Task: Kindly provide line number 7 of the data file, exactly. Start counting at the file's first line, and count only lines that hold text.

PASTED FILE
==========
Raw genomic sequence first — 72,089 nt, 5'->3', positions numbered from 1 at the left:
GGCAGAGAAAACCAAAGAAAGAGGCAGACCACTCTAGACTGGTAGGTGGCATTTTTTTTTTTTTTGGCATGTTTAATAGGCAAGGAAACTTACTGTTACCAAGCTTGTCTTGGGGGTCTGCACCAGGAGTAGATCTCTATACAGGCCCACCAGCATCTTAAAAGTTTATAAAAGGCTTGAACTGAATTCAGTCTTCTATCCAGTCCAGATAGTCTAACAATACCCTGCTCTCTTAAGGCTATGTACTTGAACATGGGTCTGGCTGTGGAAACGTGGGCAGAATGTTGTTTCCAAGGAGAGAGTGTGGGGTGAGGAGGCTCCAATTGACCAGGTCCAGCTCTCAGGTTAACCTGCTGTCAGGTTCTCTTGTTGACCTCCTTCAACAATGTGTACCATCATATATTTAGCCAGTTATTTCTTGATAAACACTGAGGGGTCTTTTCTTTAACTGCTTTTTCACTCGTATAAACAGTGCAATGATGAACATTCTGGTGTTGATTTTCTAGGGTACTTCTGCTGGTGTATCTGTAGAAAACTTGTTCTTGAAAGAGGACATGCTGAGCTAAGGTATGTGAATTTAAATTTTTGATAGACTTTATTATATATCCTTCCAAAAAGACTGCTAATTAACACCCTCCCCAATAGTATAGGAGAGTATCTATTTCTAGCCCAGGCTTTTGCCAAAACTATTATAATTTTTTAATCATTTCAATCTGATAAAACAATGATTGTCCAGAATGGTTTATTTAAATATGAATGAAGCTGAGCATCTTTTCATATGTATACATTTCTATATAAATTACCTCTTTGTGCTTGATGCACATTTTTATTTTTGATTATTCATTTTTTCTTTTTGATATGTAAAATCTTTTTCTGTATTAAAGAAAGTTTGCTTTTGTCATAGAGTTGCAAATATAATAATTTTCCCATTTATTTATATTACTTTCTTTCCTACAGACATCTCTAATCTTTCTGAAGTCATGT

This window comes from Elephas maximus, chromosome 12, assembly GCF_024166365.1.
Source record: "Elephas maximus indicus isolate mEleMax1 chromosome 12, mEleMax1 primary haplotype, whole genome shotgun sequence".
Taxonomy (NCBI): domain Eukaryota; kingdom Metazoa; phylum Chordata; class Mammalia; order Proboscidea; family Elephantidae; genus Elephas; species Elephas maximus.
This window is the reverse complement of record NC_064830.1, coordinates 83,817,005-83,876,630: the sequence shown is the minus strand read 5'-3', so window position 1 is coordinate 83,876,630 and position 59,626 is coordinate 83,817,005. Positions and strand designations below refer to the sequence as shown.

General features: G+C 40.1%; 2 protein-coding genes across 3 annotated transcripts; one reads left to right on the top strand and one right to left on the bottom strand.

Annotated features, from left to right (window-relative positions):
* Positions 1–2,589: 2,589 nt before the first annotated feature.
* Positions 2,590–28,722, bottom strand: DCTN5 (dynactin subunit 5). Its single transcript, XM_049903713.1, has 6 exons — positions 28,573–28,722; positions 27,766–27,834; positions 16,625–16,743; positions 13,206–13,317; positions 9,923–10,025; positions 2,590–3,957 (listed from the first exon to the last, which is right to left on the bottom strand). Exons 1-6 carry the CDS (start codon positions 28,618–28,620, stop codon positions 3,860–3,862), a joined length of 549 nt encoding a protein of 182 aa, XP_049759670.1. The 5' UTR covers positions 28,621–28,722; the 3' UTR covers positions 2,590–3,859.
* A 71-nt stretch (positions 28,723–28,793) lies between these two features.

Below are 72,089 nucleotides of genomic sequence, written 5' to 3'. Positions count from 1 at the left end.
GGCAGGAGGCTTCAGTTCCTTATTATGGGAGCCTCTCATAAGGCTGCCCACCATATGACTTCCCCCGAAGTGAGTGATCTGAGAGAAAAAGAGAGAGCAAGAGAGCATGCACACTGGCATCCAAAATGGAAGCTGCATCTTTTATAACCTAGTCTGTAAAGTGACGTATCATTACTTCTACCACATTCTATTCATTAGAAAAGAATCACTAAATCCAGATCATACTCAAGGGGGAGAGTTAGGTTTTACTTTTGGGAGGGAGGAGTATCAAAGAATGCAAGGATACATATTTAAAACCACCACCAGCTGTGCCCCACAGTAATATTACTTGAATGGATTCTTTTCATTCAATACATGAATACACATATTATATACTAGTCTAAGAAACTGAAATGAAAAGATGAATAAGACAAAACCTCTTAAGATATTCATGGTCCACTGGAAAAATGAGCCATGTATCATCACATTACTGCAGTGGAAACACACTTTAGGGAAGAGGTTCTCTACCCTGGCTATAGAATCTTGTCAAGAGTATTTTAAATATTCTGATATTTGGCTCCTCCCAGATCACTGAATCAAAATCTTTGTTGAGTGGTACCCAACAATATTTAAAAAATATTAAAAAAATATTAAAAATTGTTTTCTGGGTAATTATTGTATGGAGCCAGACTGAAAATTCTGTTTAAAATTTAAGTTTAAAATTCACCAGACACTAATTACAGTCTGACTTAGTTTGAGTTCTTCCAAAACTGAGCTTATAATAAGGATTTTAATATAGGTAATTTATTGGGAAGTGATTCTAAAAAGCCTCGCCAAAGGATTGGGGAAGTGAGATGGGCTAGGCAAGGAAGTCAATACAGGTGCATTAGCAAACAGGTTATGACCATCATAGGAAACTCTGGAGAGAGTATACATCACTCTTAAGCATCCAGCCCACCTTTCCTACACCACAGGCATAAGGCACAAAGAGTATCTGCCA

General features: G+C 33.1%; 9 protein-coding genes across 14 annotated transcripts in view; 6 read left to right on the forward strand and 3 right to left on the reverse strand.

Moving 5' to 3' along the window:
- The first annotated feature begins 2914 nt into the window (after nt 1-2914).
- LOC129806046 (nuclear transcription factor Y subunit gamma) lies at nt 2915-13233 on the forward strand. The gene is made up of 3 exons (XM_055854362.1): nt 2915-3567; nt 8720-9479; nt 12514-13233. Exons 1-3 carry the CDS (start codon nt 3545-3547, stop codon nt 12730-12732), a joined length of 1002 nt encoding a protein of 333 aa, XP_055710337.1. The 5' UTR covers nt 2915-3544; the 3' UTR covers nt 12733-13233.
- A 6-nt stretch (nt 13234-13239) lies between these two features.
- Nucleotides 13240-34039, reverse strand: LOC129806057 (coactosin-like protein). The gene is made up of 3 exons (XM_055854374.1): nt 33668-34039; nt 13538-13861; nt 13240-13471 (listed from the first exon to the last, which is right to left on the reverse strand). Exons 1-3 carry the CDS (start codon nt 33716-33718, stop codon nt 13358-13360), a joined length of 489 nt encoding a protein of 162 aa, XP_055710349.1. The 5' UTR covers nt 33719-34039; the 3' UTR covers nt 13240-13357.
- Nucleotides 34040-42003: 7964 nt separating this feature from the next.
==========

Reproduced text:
General features: G+C 40.1%; 2 protein-coding genes across 3 annotated transcripts; one reads left to right on the top strand and one right to left on the bottom strand.